Think MMR vaccine, and you probably start thinking autism. But while researchers arm-wrestle over a possible causal link, the vaccine has been proven irrefutably to cause at least one serious adverse reaction that the media has not picked up on.
The vaccine, given to millions of children every year, will triple the risk of a febrile seizure, according to a major Danish survey. The risk is at its greatest within two weeks of the child being vaccinated. After that, the risk drops to a similar rate found in a child who has never been vaccinated.
However, children who suffered their first seizure because of the vaccination had a 19 per cent chance of suffering further seizures afterwards, although researchers say there is no likelihood of the child developing epilepsy later.
Despite these reassurances, their claim doesn't fit with the facts. Children who have recurrent seizures have a 4 per cent chance of developing epilepsy. The research team notes that the rate of seizure after the vaccine is far higher among children whose family has a history of epilepsy, which also suggests their dismissal of a link may need re-examining.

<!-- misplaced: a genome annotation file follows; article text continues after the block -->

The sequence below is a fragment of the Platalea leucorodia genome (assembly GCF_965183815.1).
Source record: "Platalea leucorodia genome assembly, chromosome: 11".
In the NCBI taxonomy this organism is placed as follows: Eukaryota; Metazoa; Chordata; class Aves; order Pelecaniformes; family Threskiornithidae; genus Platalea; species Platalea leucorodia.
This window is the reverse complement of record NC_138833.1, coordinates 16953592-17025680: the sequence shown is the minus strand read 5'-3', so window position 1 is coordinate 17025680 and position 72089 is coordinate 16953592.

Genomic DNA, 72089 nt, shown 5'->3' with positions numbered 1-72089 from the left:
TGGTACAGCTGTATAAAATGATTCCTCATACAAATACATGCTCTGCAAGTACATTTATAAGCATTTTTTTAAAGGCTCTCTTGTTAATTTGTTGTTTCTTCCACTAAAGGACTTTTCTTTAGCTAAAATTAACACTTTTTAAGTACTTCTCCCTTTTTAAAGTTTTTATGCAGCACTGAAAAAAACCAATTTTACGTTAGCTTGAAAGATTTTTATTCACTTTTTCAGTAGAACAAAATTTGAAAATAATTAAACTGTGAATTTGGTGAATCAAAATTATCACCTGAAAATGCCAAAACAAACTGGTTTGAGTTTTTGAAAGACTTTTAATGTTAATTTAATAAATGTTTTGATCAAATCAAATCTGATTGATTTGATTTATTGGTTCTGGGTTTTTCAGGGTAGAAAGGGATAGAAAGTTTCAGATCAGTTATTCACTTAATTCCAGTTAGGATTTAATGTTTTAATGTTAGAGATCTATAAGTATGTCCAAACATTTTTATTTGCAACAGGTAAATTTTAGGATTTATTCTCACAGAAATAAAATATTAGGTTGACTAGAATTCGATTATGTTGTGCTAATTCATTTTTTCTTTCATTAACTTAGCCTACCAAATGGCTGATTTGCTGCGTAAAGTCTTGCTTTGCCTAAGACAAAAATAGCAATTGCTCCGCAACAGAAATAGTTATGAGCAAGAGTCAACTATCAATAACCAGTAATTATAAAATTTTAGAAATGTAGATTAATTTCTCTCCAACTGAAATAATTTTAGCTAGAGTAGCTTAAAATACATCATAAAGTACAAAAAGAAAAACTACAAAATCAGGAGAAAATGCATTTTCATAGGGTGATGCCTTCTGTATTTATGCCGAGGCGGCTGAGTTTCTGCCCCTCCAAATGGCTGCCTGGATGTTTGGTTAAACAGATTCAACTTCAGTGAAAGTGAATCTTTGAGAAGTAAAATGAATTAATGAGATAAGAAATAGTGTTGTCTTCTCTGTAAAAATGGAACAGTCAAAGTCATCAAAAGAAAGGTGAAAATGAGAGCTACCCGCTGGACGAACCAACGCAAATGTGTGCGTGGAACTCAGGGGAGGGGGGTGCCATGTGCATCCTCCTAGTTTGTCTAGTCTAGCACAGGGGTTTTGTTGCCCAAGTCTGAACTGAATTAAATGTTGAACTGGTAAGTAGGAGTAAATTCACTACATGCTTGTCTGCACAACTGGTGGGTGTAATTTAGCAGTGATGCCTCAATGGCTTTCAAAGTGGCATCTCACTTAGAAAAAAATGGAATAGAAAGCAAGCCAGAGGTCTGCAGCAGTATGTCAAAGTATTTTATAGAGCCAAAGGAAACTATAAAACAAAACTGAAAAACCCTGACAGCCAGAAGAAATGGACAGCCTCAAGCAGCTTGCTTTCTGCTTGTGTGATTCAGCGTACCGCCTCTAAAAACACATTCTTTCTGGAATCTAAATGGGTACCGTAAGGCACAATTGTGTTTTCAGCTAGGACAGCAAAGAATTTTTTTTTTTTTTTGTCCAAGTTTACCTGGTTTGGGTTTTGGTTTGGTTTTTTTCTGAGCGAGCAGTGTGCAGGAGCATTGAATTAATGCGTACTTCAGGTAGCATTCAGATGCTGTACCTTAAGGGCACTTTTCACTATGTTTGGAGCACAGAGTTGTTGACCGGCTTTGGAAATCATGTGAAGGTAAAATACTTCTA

Febrile seizure is a relatively common occurrence among small children, and in most cases it is a harmless incident. Nonetheless it is extremely disturbing for everyone concerned. The child often loses consciousness, and starts to shake. Sometimes the child becomes rigid. A seizure can last anything from a few seconds up to 15 minutes.
The Danish study involved 537,171 children who were born in Denmark between 1991 and 1998. Of those, 439,251 had the MMR vaccine, and 17,986 children had at least one febrile seizure.
(Source: Journal of the American Medical Association, 2004; 292: 351-7).
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